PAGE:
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Bilateral and multilateral scholarship programmes: Interview with Nathalie Duval |26 July 2021

Bilateral and multilateral scholarship programmes: Interview with Nathalie Duval

Ms Duval

‘Start learning basic Japanese prior to coming to Japan’


Question: Can you tell us a bit about yourself?

Nathalie Duval: My name is Nathalie Duval and I live at Anse Etoile. I am 31 years old and a history teacher by profession. Since 2011, I have been a teacher at the Beau Vallon secondary school. After being at the school for five years, I went to Botswana for two years to pursue a Bachelor’s degree in Education. After returning from Botswana, I taught until last year when I travelled to Japan to further my studies.


Question: What course are you studying?

Nathalie Duval: I am pursuing a Master’s degree in Global Education where my concentration is International Educational Cooperation.


Question: What made you decide to choose Japan as a study venue?

Nathalie Duval: I did some research about Japan such as the way they live, how they are strict in terms of obeying the laws and regulations of the country and have incorporated this in their everyday life. It made me want to experience it for myself and see how the locals do this.

In addition, when I read about their culture, I found it remarkably interesting in the sense that they are a modern society yet at the same time they preserve their culture. I wanted to see how the old and the new ways of doing things can co-exist side by side.


Question: How did you find the application process for your scholarship?

Nathalie Duval: The application process was easy for me. The only part that I found to be a bit embarrassing was when I had to do an exam in Japanese for them to know if I knew how to speak the language or not. The reason why I was embarrassed was that I did not understand anything that was written on the exam paper. I felt like some of my students when I handed them an exam paper and could see from their expression that they were at a loss. But apart from that, everything was okay.


Question: Did you find it easy to adapt to the culture in Japan?

Nathalie Duval: The main issue I encountered when I first arrived in Japan is that everything is in Japanese. Even if people know English, they will still speak to you in Japanese. The main reason is that they are shy and will communicate in a language that they are more comfortable with. But for me, I can read, write, and speak in English, French, and Creole, however, I could not read, speak, or write in Japanese. So, I had to go back to being a student and learn how to speak, write, and read in another language. This was a dent to my ego I would say as I had to rely on people to help me with everything. But after learning the language, things got better.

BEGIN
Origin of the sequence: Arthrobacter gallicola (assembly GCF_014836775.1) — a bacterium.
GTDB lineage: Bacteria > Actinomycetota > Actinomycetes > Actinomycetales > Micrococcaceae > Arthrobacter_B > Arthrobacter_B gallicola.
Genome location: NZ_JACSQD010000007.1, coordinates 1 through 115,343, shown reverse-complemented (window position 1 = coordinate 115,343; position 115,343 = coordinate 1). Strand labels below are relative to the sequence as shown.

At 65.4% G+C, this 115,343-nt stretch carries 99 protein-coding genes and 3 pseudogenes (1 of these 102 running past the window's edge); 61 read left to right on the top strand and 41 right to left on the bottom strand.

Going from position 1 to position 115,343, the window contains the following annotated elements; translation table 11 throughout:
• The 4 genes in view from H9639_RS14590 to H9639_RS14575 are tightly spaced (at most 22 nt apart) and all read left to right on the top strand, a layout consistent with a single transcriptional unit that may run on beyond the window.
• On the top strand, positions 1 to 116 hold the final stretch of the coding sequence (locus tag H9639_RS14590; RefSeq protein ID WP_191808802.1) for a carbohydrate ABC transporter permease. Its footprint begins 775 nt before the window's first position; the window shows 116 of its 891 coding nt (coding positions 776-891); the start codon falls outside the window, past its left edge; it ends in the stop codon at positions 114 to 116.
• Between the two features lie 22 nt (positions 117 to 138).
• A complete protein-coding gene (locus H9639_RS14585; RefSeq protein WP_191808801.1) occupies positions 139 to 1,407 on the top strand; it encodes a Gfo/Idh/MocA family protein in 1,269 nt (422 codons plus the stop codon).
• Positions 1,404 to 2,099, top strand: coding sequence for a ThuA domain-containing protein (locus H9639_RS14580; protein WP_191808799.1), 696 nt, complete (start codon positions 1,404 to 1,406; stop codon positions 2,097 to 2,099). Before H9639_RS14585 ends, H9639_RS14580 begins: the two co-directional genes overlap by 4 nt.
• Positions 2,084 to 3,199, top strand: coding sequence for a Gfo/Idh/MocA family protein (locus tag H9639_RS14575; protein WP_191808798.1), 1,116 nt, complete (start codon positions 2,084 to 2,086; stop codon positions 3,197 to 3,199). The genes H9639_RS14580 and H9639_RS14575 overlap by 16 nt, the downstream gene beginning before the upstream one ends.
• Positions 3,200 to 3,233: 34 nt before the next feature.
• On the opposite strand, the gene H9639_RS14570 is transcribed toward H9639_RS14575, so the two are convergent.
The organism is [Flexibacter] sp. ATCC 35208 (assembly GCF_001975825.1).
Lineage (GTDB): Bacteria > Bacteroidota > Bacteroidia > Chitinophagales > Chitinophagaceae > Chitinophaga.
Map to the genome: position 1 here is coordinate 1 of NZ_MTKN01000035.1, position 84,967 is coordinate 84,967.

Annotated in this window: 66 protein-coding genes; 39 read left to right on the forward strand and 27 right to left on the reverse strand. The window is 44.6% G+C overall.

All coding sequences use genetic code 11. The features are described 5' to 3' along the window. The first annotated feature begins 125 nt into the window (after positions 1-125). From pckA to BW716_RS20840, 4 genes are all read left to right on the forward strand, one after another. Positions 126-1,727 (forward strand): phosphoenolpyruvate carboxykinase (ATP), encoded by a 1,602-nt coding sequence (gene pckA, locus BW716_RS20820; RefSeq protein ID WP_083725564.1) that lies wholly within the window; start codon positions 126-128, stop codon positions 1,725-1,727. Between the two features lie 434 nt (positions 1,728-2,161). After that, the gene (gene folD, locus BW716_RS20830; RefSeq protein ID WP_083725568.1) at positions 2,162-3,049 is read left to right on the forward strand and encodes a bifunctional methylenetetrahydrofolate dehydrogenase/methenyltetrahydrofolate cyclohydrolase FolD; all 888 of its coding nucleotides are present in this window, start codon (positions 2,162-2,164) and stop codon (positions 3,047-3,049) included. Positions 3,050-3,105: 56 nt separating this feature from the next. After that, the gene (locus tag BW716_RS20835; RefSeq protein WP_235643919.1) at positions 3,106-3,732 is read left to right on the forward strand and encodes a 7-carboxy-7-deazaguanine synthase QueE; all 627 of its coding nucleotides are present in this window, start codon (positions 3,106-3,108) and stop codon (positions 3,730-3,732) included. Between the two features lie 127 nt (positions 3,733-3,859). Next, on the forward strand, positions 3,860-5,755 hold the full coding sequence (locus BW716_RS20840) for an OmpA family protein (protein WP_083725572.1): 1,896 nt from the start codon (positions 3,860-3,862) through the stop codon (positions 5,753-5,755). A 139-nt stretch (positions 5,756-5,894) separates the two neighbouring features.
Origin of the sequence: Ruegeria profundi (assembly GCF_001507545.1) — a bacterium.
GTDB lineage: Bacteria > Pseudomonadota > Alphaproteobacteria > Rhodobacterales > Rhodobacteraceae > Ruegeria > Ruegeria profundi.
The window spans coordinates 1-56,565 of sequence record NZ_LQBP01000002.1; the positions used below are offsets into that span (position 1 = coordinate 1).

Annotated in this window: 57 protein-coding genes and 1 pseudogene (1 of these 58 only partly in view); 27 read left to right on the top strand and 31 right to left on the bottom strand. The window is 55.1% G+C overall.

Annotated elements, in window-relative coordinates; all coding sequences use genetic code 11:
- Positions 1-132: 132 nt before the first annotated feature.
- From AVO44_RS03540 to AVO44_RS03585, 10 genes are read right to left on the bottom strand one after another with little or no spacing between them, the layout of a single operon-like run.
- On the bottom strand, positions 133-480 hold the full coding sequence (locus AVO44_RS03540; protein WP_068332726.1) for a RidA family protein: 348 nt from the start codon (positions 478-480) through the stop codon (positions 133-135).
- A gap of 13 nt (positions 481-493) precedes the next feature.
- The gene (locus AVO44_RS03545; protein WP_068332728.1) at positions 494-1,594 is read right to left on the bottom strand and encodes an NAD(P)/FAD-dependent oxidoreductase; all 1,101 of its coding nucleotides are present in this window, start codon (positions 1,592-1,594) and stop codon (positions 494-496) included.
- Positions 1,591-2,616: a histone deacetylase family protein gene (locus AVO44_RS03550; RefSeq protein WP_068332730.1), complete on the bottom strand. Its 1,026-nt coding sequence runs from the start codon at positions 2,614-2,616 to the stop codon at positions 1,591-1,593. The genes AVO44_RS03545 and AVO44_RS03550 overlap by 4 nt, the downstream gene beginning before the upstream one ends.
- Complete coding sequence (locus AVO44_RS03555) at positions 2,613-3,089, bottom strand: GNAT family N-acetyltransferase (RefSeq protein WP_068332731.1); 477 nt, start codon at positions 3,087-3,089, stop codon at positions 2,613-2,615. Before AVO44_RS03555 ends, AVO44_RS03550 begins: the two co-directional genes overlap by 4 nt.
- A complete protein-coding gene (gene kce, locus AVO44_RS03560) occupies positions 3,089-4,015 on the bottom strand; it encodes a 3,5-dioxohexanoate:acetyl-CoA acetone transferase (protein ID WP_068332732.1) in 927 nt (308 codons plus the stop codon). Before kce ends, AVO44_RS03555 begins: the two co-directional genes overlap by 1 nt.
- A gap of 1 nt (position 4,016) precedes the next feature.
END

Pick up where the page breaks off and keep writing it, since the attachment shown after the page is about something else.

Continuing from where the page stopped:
Question: What were the main challenges for you?

Nathalie Duval: I would say that the language barrier was the biggest challenge I encountered.


Question: Would you recommend Japan as a study venue to prospective students?

Nathalie Duval: Definitely yes. I did six months at my first university where I learned Japanese. After that, I moved to my current university for my master’s degree where I met a lot of international students as well as Japanese students who are pursuing English language courses. The Japanese students are very friendly and will talk to you as they want to practice their English. It will be a good experience for any Seychellois student to study in Japan, but you must be willing to adapt to their way of life. When I was studying in Botswana, I could be myself but here in Japan they like when you embrace their culture, speak their language, or eat their local dishes. One thing you will also experience is how far Japan is from Seychelles.


Question: Is there anything you would like to add?

Nathalie Duval: I would advise prospective students to start learning basic Japanese prior to coming to Japan as it will help in their everyday life and give them a general idea of the language. I made the mistake of not learning the language before coming here. In addition, I did an intensive Japanese course for six months where, I was only allowed to speak English on the first day of class and after which I had to communicate only in Japanese.

There are three ways of writing in Japanese so it will be good for prospective students to learn these beforehand as well as the alphabet. This will help them to familiarise themselves with the language.

Furthermore, for the MEXT (Japanese) scholarships, you get to choose the university where you want to study so it will be advisable for students to learn a bit about the different areas in Japan before making their choice. Naruto, where I am currently studying, is considered a rural part of Japan. It is not too populated, there are lots of greenery and I am close to the sea, which reminds me of Seychelles, so I feel quite at home here. My previous university was in a city so there were more people, but they were different, mostly kept to themselves.

It will also be good to learn a bit about Japanese people. This is because you may be in a crowded place, but nobody will approach you or speak to you. So, you may feel alone if you are not used to this type of behaviour. However, this may be because they are shy but if you approach them first, then they will engage with you in a conversation.


Contributed by the Agency for National Human Resource Development


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